Four Reasons Why U.S. Natural Gas Has Endured This Pandemic

Good news is on the horizon for U.S. natural gas despite the market challenges brought on by the COVID-19 pandemic, according to experts from the Baker Institute for Energy Studies.

The center approached the future of the global natural gas market in its most recent webinar, with experts Kenneth Medlock, Steven Miles and Anna Mikulska reinforcing that natural gas demand will continue to grow and confirming that U.S. natural gas is, broadly, in a privileged and robust position compared to other energy sources.

Here are four reasons discussed on the webinar for why U.S. natural gas has proven more resilient during this pandemic and will continue to be a valued resource:

#1 LNG infrastructure was built for the long run

LNG developments have ramped up in the past decade as part of a significant effort to export surplus U.S. natural gas production. However, the COVID-related slowdown in natural gas demand has raised questions around whether wide-scale cancellations of LNG projects could be an increasing trend. Although a similar situation happened in the 1980s, where LNG (import) facilities were mothballed due to crashing natural gas prices, Steven Miles, nonresident fellow at the Baker Institute thinks otherwise:

“A multibillion-dollar LNG facility is an asset not going to waste. It is like gas in the ground. It’s going to stay there until prices rise enough to justify its exploitation. And even while shutting in, the LNG plant will continue having an impact in global markets and prices”.

Although the domestic natural gas market might face certain growth constraints in the upcoming months due to overall lower demand, it will benefit from having the established infrastructure to continue shipping gas abroad once activity resumes.

#2 Other countries benefit from affordable U.S. natural gas

Unlike crude oil and gasoline, the natural gas market is not as integrated globally yet. However, the global natural gas market is undergoing a rapid transformation in part due to several LNG projects coming online. This is particularly true for Eastern Europe, which has benefited directly from U.S. LNG’s global expansion as it sheds its dependence on Russian gas. Ana Mikulska, nonresident fellow at the Baker Institute agrees on this:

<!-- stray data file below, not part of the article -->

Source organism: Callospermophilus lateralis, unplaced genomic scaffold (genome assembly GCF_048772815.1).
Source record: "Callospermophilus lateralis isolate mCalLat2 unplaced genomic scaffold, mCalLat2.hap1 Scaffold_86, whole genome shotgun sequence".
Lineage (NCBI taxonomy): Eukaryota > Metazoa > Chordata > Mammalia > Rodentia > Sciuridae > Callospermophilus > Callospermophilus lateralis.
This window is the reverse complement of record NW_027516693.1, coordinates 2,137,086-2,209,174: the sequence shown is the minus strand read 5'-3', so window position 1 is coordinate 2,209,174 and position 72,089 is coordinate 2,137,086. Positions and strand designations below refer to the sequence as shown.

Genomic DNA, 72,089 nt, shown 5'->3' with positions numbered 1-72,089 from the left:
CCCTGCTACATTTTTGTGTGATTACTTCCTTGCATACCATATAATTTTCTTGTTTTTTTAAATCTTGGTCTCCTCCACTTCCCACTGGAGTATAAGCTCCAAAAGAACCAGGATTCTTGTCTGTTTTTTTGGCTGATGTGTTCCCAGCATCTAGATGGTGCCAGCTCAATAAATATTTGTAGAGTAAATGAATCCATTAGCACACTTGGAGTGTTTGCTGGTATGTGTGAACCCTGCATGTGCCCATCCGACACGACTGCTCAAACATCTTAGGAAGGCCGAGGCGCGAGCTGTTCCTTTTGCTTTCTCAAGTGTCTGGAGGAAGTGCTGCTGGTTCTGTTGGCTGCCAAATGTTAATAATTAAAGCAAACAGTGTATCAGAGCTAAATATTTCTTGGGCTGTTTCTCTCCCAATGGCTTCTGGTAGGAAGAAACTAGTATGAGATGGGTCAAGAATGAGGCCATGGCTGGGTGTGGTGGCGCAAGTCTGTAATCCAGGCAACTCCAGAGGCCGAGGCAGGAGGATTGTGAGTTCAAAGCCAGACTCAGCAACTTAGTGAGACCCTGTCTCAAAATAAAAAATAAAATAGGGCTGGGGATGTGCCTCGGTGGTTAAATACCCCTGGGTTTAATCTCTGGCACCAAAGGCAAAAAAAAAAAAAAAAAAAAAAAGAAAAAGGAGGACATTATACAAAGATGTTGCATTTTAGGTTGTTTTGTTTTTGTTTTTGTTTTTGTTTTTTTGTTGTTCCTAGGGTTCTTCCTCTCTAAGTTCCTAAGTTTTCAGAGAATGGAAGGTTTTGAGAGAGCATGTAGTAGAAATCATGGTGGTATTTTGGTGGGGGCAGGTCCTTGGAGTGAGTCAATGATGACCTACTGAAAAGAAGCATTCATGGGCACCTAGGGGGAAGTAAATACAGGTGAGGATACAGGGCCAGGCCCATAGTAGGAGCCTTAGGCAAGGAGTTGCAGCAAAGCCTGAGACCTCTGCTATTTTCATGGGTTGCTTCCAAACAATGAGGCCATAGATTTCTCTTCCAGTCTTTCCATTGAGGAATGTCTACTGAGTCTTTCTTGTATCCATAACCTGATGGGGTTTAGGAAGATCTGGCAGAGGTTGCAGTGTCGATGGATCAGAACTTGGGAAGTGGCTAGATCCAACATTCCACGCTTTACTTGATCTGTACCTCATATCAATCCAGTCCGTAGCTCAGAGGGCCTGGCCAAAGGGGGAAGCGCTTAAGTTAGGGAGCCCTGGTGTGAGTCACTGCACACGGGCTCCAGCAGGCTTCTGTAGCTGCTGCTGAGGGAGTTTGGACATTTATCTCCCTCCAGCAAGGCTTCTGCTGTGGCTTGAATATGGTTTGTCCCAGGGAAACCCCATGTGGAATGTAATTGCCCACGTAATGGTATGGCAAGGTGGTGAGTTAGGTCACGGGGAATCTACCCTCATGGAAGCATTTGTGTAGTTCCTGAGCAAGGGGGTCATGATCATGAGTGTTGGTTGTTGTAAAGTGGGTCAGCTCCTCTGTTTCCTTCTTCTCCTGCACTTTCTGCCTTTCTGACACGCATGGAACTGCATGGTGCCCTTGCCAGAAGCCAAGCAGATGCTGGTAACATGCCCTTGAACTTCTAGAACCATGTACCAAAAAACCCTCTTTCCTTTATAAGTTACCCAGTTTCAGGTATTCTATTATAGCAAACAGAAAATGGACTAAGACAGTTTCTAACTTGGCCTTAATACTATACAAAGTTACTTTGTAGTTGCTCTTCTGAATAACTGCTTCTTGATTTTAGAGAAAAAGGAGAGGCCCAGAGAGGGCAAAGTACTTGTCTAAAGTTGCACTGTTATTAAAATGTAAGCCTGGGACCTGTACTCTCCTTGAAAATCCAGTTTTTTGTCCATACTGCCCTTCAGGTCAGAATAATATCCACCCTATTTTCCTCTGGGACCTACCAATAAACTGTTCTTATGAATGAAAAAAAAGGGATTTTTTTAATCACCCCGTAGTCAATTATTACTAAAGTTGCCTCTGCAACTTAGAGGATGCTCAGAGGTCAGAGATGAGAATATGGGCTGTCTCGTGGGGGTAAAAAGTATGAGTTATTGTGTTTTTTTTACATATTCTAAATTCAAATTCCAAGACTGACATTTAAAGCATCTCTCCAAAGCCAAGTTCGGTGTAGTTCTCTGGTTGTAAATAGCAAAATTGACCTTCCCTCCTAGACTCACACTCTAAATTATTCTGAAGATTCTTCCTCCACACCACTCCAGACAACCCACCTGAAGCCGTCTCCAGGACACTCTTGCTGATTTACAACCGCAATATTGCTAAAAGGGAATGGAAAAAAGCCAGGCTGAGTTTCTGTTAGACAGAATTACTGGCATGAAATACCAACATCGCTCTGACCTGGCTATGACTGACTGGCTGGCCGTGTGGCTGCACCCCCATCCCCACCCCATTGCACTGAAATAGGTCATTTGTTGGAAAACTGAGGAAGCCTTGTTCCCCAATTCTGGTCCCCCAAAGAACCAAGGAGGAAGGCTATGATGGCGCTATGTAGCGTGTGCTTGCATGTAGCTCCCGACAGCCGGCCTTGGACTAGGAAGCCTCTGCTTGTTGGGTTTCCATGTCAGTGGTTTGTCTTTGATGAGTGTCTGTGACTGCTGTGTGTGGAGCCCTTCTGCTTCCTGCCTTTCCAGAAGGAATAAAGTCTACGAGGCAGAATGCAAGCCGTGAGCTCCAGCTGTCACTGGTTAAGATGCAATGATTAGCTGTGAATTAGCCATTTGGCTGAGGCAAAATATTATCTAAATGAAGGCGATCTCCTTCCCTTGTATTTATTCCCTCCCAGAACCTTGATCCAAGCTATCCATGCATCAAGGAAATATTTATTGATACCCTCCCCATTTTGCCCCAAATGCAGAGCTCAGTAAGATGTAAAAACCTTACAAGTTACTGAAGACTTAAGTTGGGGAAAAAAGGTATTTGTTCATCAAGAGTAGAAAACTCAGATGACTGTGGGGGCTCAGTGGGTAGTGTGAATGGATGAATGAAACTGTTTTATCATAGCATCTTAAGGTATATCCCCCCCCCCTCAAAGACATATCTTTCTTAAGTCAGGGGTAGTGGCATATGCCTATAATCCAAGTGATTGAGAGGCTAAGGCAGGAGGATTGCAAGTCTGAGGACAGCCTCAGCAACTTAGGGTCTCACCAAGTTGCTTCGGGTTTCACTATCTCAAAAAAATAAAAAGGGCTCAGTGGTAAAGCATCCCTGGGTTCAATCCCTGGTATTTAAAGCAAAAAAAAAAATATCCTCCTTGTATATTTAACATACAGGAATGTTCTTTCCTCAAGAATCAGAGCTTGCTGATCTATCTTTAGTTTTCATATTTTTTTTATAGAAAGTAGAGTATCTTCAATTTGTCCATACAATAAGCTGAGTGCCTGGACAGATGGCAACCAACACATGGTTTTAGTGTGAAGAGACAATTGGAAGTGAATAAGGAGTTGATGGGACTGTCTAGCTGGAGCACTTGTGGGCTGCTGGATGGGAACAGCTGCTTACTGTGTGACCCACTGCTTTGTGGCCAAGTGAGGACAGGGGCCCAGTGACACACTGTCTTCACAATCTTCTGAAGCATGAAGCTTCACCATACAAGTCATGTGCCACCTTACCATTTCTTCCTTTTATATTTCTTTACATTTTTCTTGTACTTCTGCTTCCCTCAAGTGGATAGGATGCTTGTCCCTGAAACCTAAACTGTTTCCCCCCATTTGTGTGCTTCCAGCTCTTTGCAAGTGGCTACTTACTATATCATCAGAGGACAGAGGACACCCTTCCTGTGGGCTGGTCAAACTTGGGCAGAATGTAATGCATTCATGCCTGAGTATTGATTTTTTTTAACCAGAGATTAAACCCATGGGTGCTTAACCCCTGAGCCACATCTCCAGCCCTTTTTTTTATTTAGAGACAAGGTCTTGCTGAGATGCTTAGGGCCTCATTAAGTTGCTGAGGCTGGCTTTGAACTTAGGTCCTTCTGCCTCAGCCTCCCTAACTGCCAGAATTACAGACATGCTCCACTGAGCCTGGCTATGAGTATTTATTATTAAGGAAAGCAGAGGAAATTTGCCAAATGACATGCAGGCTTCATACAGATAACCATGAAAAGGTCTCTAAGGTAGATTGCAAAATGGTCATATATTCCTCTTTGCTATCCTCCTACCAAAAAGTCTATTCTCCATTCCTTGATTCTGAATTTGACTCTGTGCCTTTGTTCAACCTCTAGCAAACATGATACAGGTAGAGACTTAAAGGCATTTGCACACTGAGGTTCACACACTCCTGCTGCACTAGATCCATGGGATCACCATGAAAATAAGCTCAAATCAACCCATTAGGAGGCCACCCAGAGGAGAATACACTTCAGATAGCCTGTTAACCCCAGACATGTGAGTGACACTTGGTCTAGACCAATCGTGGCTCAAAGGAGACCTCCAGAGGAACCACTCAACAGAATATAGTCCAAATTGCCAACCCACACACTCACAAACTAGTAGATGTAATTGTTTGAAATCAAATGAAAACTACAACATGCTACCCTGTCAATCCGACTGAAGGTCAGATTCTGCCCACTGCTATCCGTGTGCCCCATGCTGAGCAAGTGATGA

“With the shale revolution and advances in technology and with the boom in the LNG market, the natural gas market has become more interconnected, much more liquid. And the region has understood that this is a way in which it can transform itself and become more like the Western part of Europe where Russia is not as dominant”.

New U.S. LNG contracts have reduced natural gas prices in Lithuania and Poland by 25 percent and 20 percent, respectively, according to the experts.

#3 U.S. LNG has helped reshape the global gas market into a more competitive one

In addition to providing more affordable natural gas prices, U.S. LNG has contributed to the transformation of the global market in more profound ways. For instance, regional trade clusters have disintegrated amid new competition from U.S. LNG, which has impacted the general dynamics of the market because of the flexible nature of LNG contracts as compared to traditional pipeline movement.

According to Mikulska, increased natural gas supply from U.S. LNG – which was imported into Europe at record levels during this year’s first quarter – played a significant role in minimizing both the economic and geopolitical influence of specific cartels

“U.S. LNG that is flowing into the region [Eastern Europe] creates this opportunity to arbitrage. Not necessarily physical flows, but the ability to deliver gas, specific amounts of gas to a region, that provides this credible threat to any single supplier that could otherwise be dominant in the region.”

#4 U.S. natural gas storage has helped in balancing the markets

The fact that natural gas storage in North America is generally commercial provides much more flexibility to the industry compared to other regions. Greater U.S. storage capacity is also a direct result of natural gas market pricing, incentivizing the industry to generate the mechanisms needed to operate properly.

According to Kenneth Medlock, senior director for the Center for Energy Studies:

“We are not running out of natural gas storage like we are in oil. There is still room for product storage but it hasn’t been needed”.

As a result, compared to other countries’ storage capacity, particularly in Europe and Asia, U.S. storage capacity has played a key role in limiting price volatility and stabilizing the markets.

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